Before this she and her sister, later famous as the writer Virginia Woolf (1882–1941), had with their brother Thoby's Cambridge friends formed the circle known as Bloomsbury. Vanessa had also married Clive Bell, by whom she had two sons. The entry of Roger Fry into Bloomsbury in 1910 radically altered Vanessa Bell's life and art. Her painting, boldly simplified, was now shorn of all detail and intrusive sentiment. Her willingness to experiment placed her in the forefront of the avant-garde, and she was one of the first in England to essay a non-representational style. She was closely involved in the early stages of the Omega Workshops and retained a lifelong interest in decorative schemes, bringing pattern and colour into everyday domestic surroundings.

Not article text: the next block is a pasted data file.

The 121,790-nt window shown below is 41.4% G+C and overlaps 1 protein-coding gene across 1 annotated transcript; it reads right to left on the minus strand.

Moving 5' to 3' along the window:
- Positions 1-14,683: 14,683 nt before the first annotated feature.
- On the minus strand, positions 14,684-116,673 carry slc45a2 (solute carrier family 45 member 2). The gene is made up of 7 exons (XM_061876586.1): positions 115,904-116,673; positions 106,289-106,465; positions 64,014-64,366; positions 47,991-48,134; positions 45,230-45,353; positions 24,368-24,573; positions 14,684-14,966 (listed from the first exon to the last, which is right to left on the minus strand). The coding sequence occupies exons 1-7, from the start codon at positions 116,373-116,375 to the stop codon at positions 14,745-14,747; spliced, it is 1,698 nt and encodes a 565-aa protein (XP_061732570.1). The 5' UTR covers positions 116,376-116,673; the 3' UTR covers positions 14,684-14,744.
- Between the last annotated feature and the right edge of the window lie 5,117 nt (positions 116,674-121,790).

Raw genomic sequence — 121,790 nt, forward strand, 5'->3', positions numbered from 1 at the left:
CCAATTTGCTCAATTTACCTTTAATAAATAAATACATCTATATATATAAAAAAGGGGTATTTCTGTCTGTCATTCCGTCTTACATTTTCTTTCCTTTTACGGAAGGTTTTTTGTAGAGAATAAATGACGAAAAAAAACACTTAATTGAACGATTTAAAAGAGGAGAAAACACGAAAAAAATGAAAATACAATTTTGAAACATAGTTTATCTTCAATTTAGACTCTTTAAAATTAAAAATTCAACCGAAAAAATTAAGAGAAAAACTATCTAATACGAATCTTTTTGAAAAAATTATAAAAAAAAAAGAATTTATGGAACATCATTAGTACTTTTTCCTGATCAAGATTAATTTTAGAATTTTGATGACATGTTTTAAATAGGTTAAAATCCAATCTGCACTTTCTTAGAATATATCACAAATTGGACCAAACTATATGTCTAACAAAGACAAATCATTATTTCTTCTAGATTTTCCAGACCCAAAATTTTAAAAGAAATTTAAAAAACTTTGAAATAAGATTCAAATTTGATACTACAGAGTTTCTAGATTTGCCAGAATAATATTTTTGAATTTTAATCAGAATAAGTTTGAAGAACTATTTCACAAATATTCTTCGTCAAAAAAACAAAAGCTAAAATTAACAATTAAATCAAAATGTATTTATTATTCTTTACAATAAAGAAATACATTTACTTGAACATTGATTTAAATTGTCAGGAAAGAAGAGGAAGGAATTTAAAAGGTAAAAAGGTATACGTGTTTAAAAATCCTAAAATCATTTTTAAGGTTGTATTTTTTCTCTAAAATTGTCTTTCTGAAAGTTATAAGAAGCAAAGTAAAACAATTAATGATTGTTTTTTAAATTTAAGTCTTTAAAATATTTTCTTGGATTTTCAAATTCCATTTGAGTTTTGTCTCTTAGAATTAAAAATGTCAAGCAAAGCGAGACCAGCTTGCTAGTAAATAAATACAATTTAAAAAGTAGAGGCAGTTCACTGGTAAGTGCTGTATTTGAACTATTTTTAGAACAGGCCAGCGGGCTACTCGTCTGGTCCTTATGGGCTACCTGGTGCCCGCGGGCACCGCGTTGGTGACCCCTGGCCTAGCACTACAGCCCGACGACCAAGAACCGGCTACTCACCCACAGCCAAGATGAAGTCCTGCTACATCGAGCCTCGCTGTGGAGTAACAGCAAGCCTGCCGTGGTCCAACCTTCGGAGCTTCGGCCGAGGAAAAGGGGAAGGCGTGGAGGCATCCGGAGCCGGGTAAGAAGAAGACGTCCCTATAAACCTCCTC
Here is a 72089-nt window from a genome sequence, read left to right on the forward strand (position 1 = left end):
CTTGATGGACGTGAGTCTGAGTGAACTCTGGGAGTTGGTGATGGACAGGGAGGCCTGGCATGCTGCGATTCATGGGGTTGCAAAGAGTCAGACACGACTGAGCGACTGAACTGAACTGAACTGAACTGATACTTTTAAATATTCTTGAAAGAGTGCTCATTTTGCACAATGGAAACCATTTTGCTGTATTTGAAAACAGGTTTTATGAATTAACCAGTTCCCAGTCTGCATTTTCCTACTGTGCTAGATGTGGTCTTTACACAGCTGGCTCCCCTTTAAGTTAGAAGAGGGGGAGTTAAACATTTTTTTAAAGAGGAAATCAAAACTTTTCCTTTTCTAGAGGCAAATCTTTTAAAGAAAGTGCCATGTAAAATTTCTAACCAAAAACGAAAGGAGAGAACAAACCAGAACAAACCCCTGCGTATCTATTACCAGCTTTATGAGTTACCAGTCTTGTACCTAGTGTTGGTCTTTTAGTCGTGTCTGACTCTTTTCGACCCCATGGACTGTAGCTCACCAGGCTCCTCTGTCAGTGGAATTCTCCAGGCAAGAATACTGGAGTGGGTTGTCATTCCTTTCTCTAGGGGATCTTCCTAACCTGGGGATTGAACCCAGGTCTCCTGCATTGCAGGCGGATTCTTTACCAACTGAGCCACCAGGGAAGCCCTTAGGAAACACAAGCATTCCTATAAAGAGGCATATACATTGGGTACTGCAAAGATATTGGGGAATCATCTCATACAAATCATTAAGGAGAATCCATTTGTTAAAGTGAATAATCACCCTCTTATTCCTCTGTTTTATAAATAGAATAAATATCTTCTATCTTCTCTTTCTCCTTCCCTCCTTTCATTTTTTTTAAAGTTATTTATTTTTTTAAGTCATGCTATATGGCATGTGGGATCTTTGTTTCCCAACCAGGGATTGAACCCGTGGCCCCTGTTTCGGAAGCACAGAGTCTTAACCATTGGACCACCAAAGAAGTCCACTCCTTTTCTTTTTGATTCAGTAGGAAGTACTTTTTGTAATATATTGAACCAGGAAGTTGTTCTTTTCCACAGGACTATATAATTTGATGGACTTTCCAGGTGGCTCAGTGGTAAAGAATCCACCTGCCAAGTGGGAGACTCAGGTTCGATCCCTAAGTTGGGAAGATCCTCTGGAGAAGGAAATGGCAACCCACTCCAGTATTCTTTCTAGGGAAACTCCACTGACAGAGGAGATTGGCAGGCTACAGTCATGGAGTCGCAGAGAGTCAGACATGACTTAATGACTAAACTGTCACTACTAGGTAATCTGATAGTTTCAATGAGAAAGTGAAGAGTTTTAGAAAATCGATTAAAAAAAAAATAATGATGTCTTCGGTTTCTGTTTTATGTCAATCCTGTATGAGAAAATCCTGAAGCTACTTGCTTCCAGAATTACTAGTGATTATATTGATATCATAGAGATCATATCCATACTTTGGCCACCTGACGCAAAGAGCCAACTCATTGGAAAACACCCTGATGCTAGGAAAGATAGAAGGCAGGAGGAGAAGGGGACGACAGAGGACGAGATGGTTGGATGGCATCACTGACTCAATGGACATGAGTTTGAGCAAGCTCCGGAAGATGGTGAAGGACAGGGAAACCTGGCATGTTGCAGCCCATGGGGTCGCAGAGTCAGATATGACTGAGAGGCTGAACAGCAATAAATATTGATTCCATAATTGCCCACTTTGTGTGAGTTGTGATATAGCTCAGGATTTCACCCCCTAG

Like other artists of her generation she reverted to a more naturalistic style after World War I. She had by then begun her close association with Duncan Grant. Both exhibited regularly with the London Group and the London Artists' Association.
Her decorative work at its best is outstanding in its unforced simplicity. This is seen especially in her book-jacket designs for the Hogarth Press, which helped establish its distinctive house-style.
R. Shone: Bloomsbury Portraits: Vanessa Bell, Duncan Grant, and their Circle (Oxford, 1976) [with sel. bibliog. and good illus.]
I. Anscombe: Omega and After: Bloomsbury and the Decorative Arts (New York, 1981) [with bibliog. and good illus.]
F. Spalding: Vanessa Bell (London, 1983) [with sel. bibliog. and illus.]
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